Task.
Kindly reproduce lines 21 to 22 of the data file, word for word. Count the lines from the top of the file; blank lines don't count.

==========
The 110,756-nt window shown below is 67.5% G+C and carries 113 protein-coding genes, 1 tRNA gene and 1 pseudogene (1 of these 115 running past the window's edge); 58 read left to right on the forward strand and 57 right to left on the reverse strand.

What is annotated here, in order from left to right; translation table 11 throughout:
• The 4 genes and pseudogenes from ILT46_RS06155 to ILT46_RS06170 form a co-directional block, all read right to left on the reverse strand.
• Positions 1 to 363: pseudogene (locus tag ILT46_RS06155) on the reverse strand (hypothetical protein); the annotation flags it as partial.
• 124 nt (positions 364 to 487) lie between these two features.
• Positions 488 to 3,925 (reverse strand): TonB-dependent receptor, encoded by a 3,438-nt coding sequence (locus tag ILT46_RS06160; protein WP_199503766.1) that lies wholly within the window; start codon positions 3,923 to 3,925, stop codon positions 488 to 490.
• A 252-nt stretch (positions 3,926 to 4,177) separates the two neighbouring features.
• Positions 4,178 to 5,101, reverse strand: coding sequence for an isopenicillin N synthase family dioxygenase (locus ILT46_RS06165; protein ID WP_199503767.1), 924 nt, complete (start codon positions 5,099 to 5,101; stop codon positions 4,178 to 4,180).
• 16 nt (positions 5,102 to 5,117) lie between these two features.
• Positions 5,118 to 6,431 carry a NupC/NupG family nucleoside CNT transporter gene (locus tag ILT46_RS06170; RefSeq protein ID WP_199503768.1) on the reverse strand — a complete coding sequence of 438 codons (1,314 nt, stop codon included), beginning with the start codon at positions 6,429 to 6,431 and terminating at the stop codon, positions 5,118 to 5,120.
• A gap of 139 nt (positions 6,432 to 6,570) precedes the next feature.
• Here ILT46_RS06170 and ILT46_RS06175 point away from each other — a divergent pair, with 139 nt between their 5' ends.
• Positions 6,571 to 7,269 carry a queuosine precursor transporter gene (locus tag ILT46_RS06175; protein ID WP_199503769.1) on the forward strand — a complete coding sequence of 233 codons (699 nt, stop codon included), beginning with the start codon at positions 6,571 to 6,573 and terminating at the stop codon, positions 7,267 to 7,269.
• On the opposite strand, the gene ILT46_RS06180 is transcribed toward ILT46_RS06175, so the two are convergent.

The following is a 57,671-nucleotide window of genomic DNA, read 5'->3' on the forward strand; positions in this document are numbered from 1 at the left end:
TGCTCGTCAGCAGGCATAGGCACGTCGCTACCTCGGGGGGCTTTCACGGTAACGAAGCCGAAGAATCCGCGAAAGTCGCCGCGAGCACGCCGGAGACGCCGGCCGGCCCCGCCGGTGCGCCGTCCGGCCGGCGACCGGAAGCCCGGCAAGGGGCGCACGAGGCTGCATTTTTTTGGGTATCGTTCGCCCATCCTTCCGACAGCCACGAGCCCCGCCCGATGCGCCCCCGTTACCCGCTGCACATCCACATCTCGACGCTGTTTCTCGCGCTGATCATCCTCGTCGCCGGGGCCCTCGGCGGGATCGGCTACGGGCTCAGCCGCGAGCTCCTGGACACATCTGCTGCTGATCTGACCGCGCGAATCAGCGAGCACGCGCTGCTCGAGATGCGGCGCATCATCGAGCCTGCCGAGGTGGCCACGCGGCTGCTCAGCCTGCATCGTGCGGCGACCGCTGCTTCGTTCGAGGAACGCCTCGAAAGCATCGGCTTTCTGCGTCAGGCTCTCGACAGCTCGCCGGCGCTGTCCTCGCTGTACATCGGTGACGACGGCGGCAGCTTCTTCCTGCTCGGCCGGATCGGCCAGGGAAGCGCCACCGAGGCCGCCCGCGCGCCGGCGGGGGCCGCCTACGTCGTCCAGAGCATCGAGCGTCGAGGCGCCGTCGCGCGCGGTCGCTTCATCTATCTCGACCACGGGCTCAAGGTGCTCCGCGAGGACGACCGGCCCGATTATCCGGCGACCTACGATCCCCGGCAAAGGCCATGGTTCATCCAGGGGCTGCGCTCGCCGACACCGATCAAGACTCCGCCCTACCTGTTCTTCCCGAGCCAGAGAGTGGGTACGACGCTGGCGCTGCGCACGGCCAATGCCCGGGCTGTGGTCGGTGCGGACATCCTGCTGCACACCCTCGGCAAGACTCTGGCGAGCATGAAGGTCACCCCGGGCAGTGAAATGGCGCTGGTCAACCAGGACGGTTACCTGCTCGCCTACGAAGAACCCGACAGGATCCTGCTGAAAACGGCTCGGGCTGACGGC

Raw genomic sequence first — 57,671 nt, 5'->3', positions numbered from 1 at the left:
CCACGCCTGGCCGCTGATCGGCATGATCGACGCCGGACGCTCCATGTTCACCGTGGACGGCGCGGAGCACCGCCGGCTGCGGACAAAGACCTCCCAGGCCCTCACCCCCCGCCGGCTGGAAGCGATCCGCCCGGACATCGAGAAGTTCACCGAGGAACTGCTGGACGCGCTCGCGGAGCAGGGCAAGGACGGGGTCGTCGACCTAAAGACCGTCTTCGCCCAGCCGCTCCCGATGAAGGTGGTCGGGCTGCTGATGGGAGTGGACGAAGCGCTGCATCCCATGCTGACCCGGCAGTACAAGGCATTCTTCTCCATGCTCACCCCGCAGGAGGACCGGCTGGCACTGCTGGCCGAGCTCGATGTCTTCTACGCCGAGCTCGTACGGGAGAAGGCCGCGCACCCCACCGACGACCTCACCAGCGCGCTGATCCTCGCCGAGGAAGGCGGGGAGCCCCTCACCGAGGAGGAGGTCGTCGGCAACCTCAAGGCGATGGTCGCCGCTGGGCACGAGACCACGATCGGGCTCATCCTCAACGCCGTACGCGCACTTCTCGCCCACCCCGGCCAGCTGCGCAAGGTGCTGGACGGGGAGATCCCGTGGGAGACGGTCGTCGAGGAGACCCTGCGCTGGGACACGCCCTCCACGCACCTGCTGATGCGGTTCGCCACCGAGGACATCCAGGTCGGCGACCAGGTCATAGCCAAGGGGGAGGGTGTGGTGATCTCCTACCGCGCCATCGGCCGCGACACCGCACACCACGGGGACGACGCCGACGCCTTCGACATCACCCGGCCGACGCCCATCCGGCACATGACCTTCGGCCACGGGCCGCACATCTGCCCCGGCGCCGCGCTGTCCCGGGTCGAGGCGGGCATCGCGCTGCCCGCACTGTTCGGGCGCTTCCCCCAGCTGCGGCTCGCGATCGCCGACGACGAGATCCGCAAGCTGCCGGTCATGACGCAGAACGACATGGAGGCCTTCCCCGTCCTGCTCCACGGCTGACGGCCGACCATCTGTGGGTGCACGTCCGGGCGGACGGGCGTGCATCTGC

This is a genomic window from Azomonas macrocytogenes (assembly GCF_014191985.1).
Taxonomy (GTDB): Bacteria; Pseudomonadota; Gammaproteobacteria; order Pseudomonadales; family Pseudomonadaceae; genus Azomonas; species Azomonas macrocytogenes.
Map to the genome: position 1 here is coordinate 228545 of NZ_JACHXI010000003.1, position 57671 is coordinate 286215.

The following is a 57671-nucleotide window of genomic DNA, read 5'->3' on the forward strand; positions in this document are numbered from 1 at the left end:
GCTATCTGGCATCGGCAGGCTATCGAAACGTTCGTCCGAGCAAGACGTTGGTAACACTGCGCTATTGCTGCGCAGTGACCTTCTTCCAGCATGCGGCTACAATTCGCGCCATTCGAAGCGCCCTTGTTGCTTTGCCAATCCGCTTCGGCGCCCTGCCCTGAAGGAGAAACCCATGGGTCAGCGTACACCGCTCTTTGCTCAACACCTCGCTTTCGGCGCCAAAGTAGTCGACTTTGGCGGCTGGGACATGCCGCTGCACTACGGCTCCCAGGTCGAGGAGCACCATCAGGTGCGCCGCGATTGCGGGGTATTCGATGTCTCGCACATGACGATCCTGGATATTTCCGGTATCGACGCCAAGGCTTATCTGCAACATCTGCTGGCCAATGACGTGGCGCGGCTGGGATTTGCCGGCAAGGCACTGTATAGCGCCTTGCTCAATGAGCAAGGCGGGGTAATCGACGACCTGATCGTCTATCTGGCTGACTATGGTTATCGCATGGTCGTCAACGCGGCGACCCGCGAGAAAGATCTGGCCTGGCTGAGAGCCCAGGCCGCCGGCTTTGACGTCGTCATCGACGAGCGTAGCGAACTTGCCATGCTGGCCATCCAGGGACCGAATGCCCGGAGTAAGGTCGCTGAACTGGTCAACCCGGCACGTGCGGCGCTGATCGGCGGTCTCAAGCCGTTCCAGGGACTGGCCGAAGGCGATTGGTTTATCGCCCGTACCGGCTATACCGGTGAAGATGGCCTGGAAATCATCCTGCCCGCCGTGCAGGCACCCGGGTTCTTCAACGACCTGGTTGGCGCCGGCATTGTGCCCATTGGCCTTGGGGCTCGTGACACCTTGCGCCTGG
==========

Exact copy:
Map to the genome: position 1 here is coordinate 228545 of NZ_JACHXI010000003.1, position 57671 is coordinate 286215.

The following is a 57671-nucleotide window of genomic DNA, read 5'->3' on the forward strand; positions in this document are numbered from 1 at the left end: